In a month’s time from now, the lone school in Lunana will close. The harsh weather means the academic session is shorter even during the normal times with schools winding up by November.
It has been worse this year.
Some students of the remote gewog have not seen their teachers or classrooms. Schools were closed following the first Covid-19 positive case in early March, a few days after the 2020 academic session started. The Lunana Primary School had not opened as they start the academic session in April.
For the 40 students of the school, it is a year lost even if they are promoted to the next class. Unlike other schools, alternate methods of learning did not help. If access to internet and mobile phones were difficult, teachers could not guide the children in using the self-instructional materials. They couldn’t reach most of the students.
But the school authority was determined. Knowing that they are isolated and in the safety of the mountain ranges where the only visitors, curious tourists, are restricted this year, they requested the authorities to keep the school open. The teachers were willing to teach, students were eager to learn and dzongkhag authority was ready to help. The proposal to keep schools open was shot down by the ministry.
The reason was that other schools in the highlands would want to open. The request from the teachers makes sense. There were 300 confirmed Covid-19 positive cases in the country as of yesterday, most of them are detected in the safety of luxurious hotels.
Only five dzongkhags have reported positive cases, three of them are in the southern foothills.
Given our timely and strict prevention measures, most of the dzongkhags have not reported a single case. Our communities in the mountains are the safest place to be during the pandemic. The request could have been granted for many reasons. The academic session is short, there are not many students and the risk of Covid-19 is the minimum.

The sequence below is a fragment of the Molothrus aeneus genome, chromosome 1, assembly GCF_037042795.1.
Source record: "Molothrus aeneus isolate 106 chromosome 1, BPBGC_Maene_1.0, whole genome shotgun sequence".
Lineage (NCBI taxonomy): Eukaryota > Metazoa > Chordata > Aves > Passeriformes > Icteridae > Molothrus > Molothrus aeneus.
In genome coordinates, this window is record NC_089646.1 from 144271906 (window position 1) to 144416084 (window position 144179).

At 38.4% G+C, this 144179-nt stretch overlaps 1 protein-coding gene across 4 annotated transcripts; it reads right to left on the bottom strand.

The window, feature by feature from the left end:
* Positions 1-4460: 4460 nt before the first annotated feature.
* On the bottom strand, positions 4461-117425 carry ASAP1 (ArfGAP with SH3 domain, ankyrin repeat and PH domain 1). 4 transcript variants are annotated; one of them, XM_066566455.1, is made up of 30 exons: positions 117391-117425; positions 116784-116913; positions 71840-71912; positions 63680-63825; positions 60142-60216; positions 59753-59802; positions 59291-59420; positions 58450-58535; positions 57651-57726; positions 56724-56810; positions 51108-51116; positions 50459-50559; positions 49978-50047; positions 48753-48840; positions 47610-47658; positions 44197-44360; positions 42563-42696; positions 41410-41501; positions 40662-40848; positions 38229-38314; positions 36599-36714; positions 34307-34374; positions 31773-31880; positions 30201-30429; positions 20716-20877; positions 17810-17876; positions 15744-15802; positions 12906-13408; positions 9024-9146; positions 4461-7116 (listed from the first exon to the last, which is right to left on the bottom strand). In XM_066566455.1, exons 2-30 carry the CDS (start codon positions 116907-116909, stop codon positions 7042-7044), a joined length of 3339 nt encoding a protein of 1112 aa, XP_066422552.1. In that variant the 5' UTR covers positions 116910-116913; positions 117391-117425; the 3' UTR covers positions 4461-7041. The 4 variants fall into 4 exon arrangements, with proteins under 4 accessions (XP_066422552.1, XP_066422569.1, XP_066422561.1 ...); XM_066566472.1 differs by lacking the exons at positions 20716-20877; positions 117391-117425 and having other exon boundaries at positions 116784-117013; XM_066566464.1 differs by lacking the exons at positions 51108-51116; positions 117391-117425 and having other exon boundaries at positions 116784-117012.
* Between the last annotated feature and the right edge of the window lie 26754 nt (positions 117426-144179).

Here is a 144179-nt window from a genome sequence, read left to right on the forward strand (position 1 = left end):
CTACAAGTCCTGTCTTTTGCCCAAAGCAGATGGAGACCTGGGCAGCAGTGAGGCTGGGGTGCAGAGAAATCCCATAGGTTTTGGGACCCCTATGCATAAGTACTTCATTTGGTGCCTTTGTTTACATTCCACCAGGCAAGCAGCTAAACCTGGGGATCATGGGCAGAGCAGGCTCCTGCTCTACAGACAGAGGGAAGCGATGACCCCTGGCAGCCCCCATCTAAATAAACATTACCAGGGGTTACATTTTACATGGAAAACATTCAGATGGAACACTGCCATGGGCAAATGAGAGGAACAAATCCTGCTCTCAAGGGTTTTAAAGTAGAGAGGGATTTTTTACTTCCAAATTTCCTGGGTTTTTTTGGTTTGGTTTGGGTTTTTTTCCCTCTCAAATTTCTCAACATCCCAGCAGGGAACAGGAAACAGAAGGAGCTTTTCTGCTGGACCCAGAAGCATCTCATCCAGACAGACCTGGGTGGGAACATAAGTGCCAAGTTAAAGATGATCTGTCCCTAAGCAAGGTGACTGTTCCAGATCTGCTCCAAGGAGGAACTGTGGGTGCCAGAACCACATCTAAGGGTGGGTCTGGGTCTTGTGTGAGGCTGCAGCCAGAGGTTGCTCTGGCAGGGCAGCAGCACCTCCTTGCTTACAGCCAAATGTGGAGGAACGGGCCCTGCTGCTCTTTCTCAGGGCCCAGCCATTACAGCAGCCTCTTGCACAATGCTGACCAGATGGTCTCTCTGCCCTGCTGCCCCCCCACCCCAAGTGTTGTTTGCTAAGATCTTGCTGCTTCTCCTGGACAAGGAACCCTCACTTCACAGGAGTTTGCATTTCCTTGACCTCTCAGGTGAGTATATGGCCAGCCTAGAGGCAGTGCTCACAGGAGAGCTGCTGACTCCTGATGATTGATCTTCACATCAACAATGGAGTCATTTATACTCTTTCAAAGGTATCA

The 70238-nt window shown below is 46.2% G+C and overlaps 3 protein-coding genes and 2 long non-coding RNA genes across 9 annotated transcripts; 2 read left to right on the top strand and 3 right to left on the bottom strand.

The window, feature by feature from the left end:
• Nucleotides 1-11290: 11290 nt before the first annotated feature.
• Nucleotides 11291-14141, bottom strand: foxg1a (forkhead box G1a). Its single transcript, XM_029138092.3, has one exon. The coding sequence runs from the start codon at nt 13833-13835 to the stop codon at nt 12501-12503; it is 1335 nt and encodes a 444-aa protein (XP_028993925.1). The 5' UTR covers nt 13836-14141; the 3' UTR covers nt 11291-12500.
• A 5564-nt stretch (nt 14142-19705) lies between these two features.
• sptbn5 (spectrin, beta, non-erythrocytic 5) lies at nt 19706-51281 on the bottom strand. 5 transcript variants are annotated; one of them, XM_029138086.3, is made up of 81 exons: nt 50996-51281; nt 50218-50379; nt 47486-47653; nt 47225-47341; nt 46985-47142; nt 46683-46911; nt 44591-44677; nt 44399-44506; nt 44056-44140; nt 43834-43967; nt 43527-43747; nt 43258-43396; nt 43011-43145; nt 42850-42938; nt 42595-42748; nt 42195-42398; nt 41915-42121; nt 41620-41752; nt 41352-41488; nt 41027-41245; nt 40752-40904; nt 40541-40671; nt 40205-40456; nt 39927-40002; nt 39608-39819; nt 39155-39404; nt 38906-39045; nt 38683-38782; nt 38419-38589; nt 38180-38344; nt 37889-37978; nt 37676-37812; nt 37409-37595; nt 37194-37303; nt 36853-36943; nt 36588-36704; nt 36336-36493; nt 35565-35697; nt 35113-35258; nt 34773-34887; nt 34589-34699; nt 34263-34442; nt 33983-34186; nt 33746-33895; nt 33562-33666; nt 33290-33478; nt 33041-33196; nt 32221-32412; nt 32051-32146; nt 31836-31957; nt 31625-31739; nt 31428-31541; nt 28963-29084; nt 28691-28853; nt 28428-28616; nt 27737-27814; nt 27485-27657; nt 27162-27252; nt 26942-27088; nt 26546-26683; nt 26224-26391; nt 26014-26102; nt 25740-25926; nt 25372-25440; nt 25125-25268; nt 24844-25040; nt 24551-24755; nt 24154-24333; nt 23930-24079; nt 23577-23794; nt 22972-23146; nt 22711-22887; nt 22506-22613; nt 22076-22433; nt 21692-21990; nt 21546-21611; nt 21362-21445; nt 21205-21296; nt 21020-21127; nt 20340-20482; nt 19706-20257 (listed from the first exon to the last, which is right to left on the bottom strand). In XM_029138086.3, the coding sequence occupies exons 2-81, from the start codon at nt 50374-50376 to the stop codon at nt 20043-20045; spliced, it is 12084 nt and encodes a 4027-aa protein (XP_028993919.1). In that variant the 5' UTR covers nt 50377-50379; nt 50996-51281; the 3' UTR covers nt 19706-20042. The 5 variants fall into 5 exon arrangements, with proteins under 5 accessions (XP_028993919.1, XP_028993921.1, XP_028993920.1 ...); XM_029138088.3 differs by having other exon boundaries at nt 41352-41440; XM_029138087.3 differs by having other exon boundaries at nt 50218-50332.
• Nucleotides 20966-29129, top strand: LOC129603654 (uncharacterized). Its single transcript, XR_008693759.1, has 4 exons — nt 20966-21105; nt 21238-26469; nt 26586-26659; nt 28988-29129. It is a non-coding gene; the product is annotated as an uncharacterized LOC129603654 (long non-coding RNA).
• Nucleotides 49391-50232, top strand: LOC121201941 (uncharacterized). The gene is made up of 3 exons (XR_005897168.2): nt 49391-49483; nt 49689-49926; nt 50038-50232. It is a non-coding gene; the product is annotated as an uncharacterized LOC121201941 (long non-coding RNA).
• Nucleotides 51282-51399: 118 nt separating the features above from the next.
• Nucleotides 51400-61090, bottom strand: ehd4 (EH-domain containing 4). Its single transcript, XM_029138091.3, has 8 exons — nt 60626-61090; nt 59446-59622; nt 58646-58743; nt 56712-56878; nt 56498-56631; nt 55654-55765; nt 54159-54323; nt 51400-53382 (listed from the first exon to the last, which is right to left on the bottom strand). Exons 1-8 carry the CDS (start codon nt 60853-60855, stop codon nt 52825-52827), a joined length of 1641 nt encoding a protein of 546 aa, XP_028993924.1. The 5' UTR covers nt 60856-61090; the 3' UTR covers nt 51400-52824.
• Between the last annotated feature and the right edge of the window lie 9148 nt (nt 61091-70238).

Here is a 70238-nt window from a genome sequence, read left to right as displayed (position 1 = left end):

If this is not convincing, children in the remote places or from economically-deprived communities will bear the brunt of the pandemic when normalcy returns and the students move on to higher classes. The online education, even if educators are sincere, is not benefitting all. Some are deprived for many reasons. The SIM too needs teachers to guide students.
If all the schools in the highlands want to start classes for at least a month to make up for the lost time, we should let them do so with proper Covid-19 protocols. Without new cases of local transmission, schools for Classes IX to XII have opened. In Thimphu, students are taking tuitions. Some are urging private schools to start classes in a staggered manner. Some private schools already started calling students in controlled measures to schools.
Teachers know the value of education in early classes. It is where they lay the foundation and learn many other things beyond the textbooks or the curriculum. Our preventive measures have paid off. There is no harm in letting students go to school if the risk is minimum.
What would we tell the Lunana students or teachers when they come to Thimphu and see us play archery, football, or are having large gatherings, crowded streets, shops and malls besides?